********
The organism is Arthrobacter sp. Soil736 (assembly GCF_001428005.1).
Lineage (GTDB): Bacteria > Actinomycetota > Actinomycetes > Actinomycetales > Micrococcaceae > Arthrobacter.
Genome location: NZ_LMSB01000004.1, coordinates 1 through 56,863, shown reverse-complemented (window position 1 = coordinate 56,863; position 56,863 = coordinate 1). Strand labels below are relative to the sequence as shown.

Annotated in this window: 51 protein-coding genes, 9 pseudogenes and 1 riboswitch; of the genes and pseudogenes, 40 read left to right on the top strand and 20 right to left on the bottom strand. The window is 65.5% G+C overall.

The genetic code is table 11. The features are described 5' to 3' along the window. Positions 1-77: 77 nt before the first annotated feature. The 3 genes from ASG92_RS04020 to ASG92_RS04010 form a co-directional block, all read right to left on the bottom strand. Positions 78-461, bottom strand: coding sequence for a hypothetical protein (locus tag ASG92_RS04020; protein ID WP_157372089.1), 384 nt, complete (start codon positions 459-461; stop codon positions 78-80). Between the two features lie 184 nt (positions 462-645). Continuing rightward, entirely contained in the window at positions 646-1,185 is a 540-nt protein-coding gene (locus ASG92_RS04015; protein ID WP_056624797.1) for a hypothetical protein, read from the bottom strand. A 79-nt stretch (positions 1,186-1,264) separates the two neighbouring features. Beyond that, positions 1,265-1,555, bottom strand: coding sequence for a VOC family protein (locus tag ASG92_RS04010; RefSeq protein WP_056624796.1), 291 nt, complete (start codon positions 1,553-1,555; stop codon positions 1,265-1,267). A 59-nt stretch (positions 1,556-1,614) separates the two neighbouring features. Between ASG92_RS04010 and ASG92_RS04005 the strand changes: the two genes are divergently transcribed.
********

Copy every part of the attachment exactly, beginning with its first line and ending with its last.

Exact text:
The organism is Arthrobacter sp. Soil736 (assembly GCF_001428005.1).
Lineage (GTDB): Bacteria > Actinomycetota > Actinomycetes > Actinomycetales > Micrococcaceae > Arthrobacter.
Genome location: NZ_LMSB01000004.1, coordinates 1 through 56,863, shown reverse-complemented (window position 1 = coordinate 56,863; position 56,863 = coordinate 1). Strand labels below are relative to the sequence as shown.

Annotated in this window: 51 protein-coding genes, 9 pseudogenes and 1 riboswitch; of the genes and pseudogenes, 40 read left to right on the top strand and 20 right to left on the bottom strand. The window is 65.5% G+C overall.

The genetic code is table 11. The features are described 5' to 3' along the window. Positions 1-77: 77 nt before the first annotated feature. The 3 genes from ASG92_RS04020 to ASG92_RS04010 form a co-directional block, all read right to left on the bottom strand. Positions 78-461, bottom strand: coding sequence for a hypothetical protein (locus tag ASG92_RS04020; protein ID WP_157372089.1), 384 nt, complete (start codon positions 459-461; stop codon positions 78-80). Between the two features lie 184 nt (positions 462-645). Continuing rightward, entirely contained in the window at positions 646-1,185 is a 540-nt protein-coding gene (locus ASG92_RS04015; protein ID WP_056624797.1) for a hypothetical protein, read from the bottom strand. A 79-nt stretch (positions 1,186-1,264) separates the two neighbouring features. Beyond that, positions 1,265-1,555, bottom strand: coding sequence for a VOC family protein (locus tag ASG92_RS04010; RefSeq protein WP_056624796.1), 291 nt, complete (start codon positions 1,553-1,555; stop codon positions 1,265-1,267). A 59-nt stretch (positions 1,556-1,614) separates the two neighbouring features. Between ASG92_RS04010 and ASG92_RS04005 the strand changes: the two genes are divergently transcribed.